Maximize output, improve workflow, assert your authority on Google. This is the competitive world of smart content, and tomorrow’s forecast is a word storm to beat all word storms before it. This is your cue to call in the headline analyzer. I know, it sounds worryingly similar to an IRS officer scooping through your tax return files, but far from it.

For your post to stand out in the ensuing chaos, it needs a good head. By that, I mean a strong, visible, assertive, addictive headline.

The Headline Analyzer is your personal emotional barometer

This free tool is the emotional ticker of your readers’ reactions. Bet you always wished for one as a child, especially when the adults around you were at constant odds with their feelings. Well, that era of uncertainty and confusion is over. Now, you can measure the Emotional Marketing Value of your chosen headline.

In addition, you are given a power reserved only for the chosen few of the copywriting world. You can decide which emotion to trigger in your readers by submitting your headline to a test.

I thought I should act as food tester, well, headline tester on your behalf, so I took a big breath and dived straight into it. I inserted the chosen title for this article into the headline analyzer.

But before I share the results, I’d like to run the title by you. Take a look at it. How do you respond to it? Does it arise your interest, concern, a shrug of the shoulders, a smile, a frown?

If you've read this deep into the article, I have my answer. David Ogilvy, Mad Men Don Draper’s source of inspiration and father of advertising, once described the habits of word customers.

On average, five times as many people read the headline as read the body copy. When you have written your headline, you have spent 80 cents out of your dollar.

We can only honor that old piece of wisdom with some modern day experimenting. So here are the results.

According to this headline analyzer, my EMV score is of 25%, somewhere around average, while the predominant emotion is spiritual. In other words, it appeals to people at a deep emotional level, less than at an intellectual or empathetic one.

Still, a second opinion can’t hurt. So I ran another check on the title, this time switching to a more popular online version of a headline analyzer. My grade is a green B+ or 67 points. Clearly, my headlines need some improving.

At this point, you might give up on the title and hope readers will not make a big fuss about a few words that only make for 1 percent of a more detailed, more informative text. Apparently, a series of studies done in 2014 reinforced the traditional view that first impressions matter.

Google search headline analyzer

Headlines are such first impressions. Consider your article a jittery interviewee in the waiting room of Google, expecting THE CALL. The reader will cast a first glance at its appearance and give a silent verdict. The headline, it turns out, is decisive.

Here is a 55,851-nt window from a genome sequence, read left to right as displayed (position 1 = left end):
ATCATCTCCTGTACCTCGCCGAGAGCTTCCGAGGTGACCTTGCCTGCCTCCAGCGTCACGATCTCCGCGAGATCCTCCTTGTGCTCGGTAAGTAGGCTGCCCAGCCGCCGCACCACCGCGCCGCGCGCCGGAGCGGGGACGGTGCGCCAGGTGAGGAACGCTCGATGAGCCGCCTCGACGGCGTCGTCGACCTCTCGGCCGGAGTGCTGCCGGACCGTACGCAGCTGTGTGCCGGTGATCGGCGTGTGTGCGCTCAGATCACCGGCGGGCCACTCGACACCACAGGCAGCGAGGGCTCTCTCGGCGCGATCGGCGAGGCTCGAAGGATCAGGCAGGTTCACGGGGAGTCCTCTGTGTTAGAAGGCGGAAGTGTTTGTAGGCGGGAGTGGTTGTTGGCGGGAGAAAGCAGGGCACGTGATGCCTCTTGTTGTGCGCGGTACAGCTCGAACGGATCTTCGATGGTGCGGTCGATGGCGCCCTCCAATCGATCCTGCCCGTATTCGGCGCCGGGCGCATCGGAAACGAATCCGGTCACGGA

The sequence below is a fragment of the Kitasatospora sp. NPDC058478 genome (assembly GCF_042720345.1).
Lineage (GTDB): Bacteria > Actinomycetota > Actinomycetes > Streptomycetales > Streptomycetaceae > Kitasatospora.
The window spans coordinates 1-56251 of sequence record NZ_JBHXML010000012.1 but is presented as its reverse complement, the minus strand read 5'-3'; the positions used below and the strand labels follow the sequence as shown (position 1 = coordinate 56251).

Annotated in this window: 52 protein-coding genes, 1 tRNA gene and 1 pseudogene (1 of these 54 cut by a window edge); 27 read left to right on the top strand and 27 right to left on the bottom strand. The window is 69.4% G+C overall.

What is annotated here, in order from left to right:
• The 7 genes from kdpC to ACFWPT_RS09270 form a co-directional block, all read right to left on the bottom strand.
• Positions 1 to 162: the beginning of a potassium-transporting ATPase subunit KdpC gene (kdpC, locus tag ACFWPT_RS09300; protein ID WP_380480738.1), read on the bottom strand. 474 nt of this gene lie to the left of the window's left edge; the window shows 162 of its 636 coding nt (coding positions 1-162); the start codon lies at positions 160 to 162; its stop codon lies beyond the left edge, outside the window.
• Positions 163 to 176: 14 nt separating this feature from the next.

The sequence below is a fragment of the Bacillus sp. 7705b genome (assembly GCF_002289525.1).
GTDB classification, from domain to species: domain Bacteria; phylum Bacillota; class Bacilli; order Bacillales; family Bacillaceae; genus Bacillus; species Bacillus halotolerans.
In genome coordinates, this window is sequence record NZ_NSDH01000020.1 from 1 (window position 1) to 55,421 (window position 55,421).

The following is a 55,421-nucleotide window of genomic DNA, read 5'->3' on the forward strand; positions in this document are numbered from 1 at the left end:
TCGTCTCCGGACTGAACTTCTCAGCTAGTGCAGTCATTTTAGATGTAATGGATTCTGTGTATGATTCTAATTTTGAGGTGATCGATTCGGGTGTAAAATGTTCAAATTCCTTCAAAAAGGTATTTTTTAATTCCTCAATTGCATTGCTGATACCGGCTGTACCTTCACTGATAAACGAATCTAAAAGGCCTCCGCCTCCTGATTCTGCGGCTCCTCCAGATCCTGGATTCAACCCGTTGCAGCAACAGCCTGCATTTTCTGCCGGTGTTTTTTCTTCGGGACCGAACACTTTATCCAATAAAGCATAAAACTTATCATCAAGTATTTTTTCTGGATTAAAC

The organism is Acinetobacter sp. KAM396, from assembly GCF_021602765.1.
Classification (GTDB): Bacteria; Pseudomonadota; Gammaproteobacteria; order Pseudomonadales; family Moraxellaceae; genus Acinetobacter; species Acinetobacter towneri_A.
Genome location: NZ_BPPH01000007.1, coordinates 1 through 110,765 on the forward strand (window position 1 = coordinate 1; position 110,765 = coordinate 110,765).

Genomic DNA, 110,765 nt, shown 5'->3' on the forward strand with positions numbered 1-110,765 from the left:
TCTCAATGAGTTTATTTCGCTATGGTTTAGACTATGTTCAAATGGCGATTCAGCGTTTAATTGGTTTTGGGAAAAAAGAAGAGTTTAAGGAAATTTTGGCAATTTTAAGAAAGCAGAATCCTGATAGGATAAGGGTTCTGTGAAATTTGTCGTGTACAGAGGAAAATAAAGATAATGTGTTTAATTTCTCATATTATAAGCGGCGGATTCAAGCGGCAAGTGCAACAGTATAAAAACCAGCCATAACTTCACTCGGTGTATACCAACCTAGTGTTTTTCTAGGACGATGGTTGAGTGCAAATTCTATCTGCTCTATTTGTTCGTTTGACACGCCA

Here is a list of whys:

  • Attention span on battery – A recent experiment scored the average human attention span to 8 seconds. That means our ability to focus has dropped lower than that of a goldfish. Holding concentration has become a herculean task in the digital world. Your title needs to hook the reader and the headline analyzer is just perfect to turn your posts into terrific click baits.
  • Filter through the Google webs – Getting a place on the search engine’s first page is an accomplishment worthy of… a hundred thousand thumbs up on Facebook, I’d assume. When you search for something on Google, you introduce the word in the random, usually grammatically incorrect way it comes to mind. When you decide which result to go by, you listen to what Google has to say. There it is. The title, a short excerpt and the URL stand out.
  • Squeeze as much meaning as possible into as little space as possible – Your page title should be unique and preferably, a condensed Hemingway hors d’oeuvre in just 50- 65 characters. Google search results will crop it right around the 65 character mark.
  • SEO – The acronym that beat NASA on everyone’s lips. Search Engine Optimization works in mysterious ways to rank your page, but one of the most important factors is the word recipe you use for your headline. If SEO deems it worthy for the podium of the advanced marketing Olympic games, then you are a winner. The headline analyzer is just a supporting fan.

As long as people emotionally respond to linguistic stimuli, your title determines how well you rank on the content market. It’s hard as it is to meet the guidelines for concise and easy to scan content. It’s even harder to summon it all under the wings of the headline.

The terms we use to enforce the concept of a good title might sound futuristic, so much so that there’s a slim chance you won’t find them in this year’s edition of the Oxford dictionary. Still, this phenomenon dates way back into the times of the printing press.

Shakespeare couldn’t have created a more enduring title than ‘Romeo and Juliet’. Even ideologies, wars or NATO-backed operations need catchy headlines to draw in mass attention. In the 1940s, the British Press came with a paranoia-inducing name for the heavy bombing raids carried out over Britain by the Germans that still darkens any conversation to this day- the Blitz.

In June 1945, the USA launched Operation Magic Carpet to fly over eight million Americans back home at the end of the war.

These titles carved their place in the everyday vocabulary, and I wonder what kind of headline analyzer were their creators using at the time. One thing is for certain. Nowadays, you won't get too much of a headache trying to come up with the perfect title.

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